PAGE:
News: Consolidator Report
BodyShop Business Editor Jason Stahl and Managing Editor Hannah Schiffman visited Sherwin-Williams Automotive Finishes Corp. in Warrensville Heights, Ohio, on July 22 to test out the company’s new line of AWX waterborne paints and learn about the company’s efforts to help shops comply with new low-VOC emission regulations cropping up in the United States and Canada.
Manager of Applied Technology Vehicle Refinish Dave McCord used one of Sherwin-Williams’ six testing facility paint booths to demonstrate the AWX line, which features quick flash times and a sandable basecoat. McCord noted the paint “behaves more like solventborne paint, so there’s a shorter learning curve for techs.”
Solventborne paints use evaporation to fuse particles together into a film, but in AWX paint, the water base dehydrates, allowing color particles to join together, Director of Global Product Management Nick Bartoszek explained. Waterborne paint also requires a stainless steel or other type of water-resistant paint gun and a separate area for gun cleaning and waste disposal.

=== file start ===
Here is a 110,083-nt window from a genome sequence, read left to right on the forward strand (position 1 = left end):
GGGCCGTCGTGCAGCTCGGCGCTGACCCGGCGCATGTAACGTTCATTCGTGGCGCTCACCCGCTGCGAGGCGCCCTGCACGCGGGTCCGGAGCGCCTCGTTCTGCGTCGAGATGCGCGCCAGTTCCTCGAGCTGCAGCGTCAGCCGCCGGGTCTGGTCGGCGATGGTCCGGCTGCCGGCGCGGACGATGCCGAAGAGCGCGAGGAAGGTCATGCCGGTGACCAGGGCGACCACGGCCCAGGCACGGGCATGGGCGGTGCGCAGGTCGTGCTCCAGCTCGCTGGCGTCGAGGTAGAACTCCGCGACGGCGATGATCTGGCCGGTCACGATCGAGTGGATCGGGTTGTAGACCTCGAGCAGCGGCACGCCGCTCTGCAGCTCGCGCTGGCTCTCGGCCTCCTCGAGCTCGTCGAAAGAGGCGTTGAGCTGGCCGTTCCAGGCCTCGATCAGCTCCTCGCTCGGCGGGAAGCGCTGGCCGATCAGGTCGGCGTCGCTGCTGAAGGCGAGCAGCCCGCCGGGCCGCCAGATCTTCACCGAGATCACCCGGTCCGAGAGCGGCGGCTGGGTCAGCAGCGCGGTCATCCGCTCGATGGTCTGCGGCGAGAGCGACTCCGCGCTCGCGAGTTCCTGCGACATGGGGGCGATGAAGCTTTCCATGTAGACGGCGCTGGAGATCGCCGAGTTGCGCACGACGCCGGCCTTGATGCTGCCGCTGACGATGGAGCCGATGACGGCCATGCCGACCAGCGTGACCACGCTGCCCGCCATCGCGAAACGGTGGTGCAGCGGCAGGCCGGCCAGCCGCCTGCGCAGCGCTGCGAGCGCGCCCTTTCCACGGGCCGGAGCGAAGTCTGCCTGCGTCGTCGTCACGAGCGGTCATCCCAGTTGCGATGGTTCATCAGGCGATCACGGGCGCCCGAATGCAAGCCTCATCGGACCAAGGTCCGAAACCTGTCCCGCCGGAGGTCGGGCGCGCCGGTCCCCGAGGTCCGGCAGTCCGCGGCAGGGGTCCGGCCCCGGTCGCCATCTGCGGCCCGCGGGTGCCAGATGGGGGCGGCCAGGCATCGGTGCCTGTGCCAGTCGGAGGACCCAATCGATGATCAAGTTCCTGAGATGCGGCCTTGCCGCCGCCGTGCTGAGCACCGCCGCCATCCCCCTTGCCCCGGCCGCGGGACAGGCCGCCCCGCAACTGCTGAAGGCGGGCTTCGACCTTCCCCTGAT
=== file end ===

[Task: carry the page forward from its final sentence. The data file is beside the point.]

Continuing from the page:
Extreme heat isn’t necessary to dry AWX, McCord said. With the help of substantial air movement, the waterborne paint can dry in an average of four minutes per coat, with one-and-a-half to three coats required.
McCord gave BodyShop Business a shot at using the AWX paint in “Dodge Charger Orange” on two test panels. Although AWX appeared thick and grainy when first applied – McCord said the appearance can throw off techs new to AWX paint – it dried to a smooth, even finish in minutes with the help of Junair air venturis retrofitted into the booth. Dirt in Stahl’s panel was easily smoothed away after the paint dried, and a final shot of clearcoat was set in about a half hour.
“You can’t tap dance on the clearcoat in a half hour, but the idea is to get it out of the paint booth so you’re not wasting productive space,” McCord said.
After the AWX demo, Jim Stoneburg, technical vice president, gave a tour of Sherwin-Williams’ extensive on-site lab facility. The company has a machine to test every conceivable condition that could affect automotive paint, from gravel chipping to extreme humidity. A model of a fully stocked Sherwin-Williams jobber store is also housed in the Warrensville Heights facility.
“We have everything you could possibly need for vehicle painting,” Stoneburg said, standing near a wall of paint guns.
Sherwin-Williams’ goal, Stoneburg said, is to help shops operate as efficiently and affordably as possible while staying ahead of technological trends and evolving government regulations.